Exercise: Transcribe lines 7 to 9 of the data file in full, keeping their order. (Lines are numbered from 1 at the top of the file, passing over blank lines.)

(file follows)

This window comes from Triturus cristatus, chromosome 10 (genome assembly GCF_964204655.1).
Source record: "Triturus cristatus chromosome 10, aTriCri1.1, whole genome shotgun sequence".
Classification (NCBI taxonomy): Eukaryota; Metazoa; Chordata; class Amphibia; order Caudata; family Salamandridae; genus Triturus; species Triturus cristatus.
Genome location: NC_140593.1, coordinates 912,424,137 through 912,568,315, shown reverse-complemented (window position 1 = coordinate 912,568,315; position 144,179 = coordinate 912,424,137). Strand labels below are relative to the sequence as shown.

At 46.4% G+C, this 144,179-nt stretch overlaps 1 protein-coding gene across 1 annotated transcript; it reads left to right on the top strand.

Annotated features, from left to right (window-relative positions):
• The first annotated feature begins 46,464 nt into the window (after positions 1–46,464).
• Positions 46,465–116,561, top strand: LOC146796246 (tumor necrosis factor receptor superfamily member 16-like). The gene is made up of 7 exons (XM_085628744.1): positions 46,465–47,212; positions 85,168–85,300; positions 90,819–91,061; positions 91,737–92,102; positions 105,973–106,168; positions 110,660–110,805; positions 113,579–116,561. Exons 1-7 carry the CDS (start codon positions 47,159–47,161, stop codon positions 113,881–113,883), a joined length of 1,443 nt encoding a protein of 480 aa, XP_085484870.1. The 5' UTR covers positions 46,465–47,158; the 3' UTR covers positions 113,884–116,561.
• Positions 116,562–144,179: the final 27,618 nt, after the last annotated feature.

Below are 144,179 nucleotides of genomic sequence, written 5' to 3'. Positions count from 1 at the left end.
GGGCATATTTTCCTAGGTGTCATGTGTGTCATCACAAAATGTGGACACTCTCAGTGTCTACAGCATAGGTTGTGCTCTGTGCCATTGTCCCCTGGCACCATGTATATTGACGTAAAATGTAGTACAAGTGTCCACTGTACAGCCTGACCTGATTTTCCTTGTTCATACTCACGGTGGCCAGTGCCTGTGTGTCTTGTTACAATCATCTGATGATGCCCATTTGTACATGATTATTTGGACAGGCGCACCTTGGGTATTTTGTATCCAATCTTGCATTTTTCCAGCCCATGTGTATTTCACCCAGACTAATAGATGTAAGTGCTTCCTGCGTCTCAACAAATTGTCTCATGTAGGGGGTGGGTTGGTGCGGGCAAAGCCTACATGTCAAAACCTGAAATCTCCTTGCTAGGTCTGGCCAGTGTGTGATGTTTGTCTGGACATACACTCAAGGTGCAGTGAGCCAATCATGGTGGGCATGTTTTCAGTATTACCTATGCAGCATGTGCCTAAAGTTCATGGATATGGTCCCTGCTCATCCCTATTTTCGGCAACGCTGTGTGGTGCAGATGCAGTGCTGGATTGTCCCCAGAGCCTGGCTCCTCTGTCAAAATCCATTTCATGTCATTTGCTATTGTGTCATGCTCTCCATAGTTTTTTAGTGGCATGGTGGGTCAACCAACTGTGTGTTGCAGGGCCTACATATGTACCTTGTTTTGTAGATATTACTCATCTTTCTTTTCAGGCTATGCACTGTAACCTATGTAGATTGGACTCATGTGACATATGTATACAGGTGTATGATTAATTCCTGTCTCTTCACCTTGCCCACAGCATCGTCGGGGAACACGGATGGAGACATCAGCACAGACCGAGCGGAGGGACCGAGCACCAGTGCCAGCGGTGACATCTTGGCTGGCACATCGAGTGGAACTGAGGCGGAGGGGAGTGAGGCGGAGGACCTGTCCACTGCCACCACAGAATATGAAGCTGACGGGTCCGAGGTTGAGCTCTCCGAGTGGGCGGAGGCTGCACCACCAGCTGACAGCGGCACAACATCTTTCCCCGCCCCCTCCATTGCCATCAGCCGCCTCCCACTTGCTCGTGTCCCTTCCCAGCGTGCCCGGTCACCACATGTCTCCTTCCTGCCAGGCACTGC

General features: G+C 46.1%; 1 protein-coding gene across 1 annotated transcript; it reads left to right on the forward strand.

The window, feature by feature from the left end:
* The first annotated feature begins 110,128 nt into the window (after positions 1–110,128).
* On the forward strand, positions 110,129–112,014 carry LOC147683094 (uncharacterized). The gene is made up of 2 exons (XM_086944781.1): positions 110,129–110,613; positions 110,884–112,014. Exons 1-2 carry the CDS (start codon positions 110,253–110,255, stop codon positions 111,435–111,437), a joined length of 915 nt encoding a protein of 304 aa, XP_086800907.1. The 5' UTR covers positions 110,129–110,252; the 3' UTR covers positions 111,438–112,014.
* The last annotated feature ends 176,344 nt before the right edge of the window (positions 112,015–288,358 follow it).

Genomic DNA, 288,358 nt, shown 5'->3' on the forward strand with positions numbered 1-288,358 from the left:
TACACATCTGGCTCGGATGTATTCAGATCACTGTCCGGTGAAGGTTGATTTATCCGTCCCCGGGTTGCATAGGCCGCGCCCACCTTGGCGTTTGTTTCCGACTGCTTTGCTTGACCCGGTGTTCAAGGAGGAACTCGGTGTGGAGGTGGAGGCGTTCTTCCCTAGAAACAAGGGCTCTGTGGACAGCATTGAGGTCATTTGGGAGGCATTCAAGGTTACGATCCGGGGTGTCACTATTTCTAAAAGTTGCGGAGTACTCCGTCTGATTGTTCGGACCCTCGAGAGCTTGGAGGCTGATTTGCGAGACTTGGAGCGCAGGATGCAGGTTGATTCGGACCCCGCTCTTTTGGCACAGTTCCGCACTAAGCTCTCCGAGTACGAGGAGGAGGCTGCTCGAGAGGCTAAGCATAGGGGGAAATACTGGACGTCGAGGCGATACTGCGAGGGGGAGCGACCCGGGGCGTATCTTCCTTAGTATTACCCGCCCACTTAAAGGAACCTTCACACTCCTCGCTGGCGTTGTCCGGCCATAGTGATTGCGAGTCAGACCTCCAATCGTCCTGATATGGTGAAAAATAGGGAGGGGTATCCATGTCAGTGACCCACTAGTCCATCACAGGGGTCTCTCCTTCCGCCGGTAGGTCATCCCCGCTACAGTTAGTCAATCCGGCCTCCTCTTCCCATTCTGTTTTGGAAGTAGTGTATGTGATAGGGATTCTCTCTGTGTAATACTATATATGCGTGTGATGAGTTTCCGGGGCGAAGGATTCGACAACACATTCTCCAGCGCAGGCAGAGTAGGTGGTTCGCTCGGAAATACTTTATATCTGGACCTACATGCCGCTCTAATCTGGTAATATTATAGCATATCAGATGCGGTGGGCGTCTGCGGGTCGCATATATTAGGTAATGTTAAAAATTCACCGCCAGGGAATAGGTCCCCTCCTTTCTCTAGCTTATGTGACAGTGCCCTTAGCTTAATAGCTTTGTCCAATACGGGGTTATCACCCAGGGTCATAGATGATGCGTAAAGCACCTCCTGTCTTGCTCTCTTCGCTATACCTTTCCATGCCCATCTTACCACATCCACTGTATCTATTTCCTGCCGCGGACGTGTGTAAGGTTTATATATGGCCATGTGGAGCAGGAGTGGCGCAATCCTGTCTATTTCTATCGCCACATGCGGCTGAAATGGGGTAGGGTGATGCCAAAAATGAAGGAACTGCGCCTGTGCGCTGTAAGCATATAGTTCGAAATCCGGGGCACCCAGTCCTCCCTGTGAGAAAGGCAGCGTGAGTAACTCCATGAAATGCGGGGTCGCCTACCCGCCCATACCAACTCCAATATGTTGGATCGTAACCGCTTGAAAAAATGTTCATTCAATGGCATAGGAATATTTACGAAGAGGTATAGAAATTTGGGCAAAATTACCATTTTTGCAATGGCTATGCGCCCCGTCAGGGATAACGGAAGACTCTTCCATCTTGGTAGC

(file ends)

• The first annotated feature begins 46,464 nt into the window (after positions 1–46,464).
• Positions 46,465–116,561, top strand: LOC146796246 (tumor necrosis factor receptor superfamily member 16-like). The gene is made up of 7 exons (XM_085628744.1): positions 46,465–47,212; positions 85,168–85,300; positions 90,819–91,061; positions 91,737–92,102; positions 105,973–106,168; positions 110,660–110,805; positions 113,579–116,561. Exons 1-7 carry the CDS (start codon positions 47,159–47,161, stop codon positions 113,881–113,883), a joined length of 1,443 nt encoding a protein of 480 aa, XP_085484870.1. The 5' UTR covers positions 46,465–47,158; the 3' UTR covers positions 113,884–116,561.
• Positions 116,562–144,179: the final 27,618 nt, after the last annotated feature.